Looking at a person close to him, Eller says he can see the man’s cap and much of his figure from the shoulders down, but there’s a blacked out area in the center part of his vision.
He relies on a special magnifier for reading and, of course, he can’t drive.
Eller, 51 when his eyesight started fading, said he lost his driver’s license and his job at Ketchie Marble in Rockwell. He fell into depression.
“It’s traumatic when you lose your eyesight, even part of it,” he said. “What do I do? I felt like life had just pulled a rug out from under me.”
Eller said he found assistance that turned his life around at a special VA eye clinic in Augusta, Ga.
Two local advocates for visually impaired veterans attended Thursday’s picnic: David Hedrick, Visual Impairment Services Team coordinator for this region, and Wendy Griffin, who represents the N.C. Division of Services for the Blind in Rowan and Stanly counties.
Through the Veterans Administration, Hedrick puts visually impaired veterans in touch with people, services, devices and training that can help them overcome the effects of vision loss.
When she’s in Rowan County, Griffin works out of the Department of Social Services building in Salisbury. The visually impaired face many challenges, but one of the biggest always is getting from place to place.
“Transportation’s always a problem everywhere,” Griffin said.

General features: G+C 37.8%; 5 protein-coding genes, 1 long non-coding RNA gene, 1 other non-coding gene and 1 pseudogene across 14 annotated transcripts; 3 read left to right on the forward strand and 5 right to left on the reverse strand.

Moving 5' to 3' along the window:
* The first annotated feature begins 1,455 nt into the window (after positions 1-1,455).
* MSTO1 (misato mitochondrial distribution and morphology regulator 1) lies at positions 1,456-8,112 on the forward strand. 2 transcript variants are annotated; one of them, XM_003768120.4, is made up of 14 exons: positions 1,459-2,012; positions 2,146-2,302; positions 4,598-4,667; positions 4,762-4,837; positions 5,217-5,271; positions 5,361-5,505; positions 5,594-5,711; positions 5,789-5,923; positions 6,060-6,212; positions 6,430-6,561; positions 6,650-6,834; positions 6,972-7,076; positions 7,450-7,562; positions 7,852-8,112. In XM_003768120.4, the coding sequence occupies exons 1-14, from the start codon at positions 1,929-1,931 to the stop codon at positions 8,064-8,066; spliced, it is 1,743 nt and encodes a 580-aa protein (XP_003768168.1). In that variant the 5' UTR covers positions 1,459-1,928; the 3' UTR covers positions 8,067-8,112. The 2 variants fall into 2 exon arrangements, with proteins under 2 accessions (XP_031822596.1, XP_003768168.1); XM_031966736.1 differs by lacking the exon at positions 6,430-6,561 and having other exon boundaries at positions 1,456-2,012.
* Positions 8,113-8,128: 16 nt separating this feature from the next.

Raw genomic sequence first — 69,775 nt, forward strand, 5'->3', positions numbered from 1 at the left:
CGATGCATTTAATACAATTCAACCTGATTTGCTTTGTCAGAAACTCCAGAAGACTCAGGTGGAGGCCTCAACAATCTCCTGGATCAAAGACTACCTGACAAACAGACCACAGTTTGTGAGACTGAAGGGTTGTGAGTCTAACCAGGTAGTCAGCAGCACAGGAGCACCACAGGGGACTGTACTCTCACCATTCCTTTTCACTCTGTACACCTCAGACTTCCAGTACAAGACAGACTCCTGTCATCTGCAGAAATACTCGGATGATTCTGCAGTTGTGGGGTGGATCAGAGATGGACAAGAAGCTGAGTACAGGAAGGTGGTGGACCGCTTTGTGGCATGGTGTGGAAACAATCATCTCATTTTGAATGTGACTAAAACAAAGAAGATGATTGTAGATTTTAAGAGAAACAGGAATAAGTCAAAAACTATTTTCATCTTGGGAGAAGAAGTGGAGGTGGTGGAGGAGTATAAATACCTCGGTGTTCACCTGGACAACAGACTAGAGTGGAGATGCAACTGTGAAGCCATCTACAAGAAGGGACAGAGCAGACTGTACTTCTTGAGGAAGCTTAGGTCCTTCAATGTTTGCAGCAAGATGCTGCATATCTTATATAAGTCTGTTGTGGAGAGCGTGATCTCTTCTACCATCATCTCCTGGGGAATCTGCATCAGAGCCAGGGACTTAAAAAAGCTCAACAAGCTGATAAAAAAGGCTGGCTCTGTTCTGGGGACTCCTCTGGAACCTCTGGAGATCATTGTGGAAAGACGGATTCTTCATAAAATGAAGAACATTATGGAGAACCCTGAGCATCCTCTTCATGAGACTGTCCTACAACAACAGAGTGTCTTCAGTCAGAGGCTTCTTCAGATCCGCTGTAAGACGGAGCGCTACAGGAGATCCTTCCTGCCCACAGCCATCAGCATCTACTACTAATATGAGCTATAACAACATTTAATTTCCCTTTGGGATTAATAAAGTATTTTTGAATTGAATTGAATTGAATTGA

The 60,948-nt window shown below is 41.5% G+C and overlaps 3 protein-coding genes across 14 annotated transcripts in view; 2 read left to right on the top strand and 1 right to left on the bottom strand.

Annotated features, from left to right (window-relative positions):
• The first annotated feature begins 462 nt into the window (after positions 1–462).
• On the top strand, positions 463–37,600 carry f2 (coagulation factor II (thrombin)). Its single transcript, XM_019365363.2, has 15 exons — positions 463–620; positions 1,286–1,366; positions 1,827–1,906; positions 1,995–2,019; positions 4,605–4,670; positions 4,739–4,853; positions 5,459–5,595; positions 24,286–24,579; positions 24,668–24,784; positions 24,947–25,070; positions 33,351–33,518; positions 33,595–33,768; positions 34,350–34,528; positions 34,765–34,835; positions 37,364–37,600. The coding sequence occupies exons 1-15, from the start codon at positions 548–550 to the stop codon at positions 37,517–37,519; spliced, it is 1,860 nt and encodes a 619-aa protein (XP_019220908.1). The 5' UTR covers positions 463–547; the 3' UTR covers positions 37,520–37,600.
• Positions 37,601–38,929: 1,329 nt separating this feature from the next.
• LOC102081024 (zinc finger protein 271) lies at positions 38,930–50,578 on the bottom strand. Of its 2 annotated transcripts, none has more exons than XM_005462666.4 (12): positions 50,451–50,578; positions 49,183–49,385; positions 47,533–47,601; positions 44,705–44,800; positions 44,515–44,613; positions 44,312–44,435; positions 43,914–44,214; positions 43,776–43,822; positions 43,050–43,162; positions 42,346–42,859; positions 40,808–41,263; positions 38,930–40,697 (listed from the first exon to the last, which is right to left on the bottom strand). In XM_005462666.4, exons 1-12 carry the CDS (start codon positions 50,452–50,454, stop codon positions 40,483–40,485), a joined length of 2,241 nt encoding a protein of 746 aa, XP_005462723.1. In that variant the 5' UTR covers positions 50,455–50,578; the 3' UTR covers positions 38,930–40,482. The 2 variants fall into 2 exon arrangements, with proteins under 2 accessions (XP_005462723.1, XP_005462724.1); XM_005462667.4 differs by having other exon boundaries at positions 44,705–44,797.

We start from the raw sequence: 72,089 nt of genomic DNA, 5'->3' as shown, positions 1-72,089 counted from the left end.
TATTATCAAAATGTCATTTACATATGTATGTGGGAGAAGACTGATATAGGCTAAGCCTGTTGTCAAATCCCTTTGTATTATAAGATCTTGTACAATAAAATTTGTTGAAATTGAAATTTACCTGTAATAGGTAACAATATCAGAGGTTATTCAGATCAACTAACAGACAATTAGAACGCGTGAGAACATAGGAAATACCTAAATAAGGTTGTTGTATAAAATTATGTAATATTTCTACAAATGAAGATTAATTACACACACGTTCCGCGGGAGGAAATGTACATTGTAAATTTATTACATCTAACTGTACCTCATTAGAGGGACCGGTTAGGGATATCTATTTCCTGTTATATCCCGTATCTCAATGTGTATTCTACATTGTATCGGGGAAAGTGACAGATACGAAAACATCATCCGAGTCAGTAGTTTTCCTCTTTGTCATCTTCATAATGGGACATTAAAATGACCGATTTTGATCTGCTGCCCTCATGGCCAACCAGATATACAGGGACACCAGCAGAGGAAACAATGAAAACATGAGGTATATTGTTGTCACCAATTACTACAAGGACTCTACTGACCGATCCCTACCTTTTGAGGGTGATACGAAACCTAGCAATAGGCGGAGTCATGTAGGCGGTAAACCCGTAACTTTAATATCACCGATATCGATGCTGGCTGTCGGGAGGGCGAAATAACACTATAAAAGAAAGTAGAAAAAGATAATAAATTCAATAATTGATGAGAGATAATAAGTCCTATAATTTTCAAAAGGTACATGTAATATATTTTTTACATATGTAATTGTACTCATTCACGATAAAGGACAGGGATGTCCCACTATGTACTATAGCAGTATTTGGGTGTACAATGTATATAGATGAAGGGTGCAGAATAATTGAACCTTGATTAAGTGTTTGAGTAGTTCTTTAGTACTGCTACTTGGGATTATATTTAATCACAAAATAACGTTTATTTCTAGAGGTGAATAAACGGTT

Vernon Richmond, president of the N.C. Regional Group of the BVA, also attended Thursday’s picnic. Richmond, who lives in Alamance County, brought with him a newly designed state flag for the BVA, and he hopes to get one to each chapter.
In appreciation of Stalite’s hosting of the picnic, the BVA chapter presented company officials with a mahogany bowl hand-crafted by member Charlie Breese of Concord.
A Vietnam-era veteran, Breese deals daily with an optic nerve problem. Whether it is service-related or not has “yet to be determined,” Breese said.
“They can’t seem to find anything to blame it on,” he added.
It was only about three years ago that Ben Ketchie finally retired from Carolina Stalite. He tried to retire when he was 65, but the company gave him some incentives to stay, and he worked just two months shy of an additional 20 years.
Ketchie had good things to say about the BVA and Hedrick, who works through the VA Medical Center.
“It’s kindly a puzzle to try to get through the system up there,” Ketchie said. “They really help you out if you need information, They’ll run it down for you.”
While Ketchie fashioned a long career with Carolina Stalite, Ben Brown returned to Rowan County after World War II and built a landscaping and nursery business over 60-plus years. He’s now 91.
Both Ketchie and Brown attended the old Rockwell School.
As they ate lunch Thursday, a slight breeze pushed through the shelter, and over the lake, an osprey circled the water, looking to snack on fish.
“It’s grown into a pretty good thing,” Ben Ketchie said of the park named for him.
And so has the BVA.
Contact Mark Wineka at 704-797-4263, or email@example.com.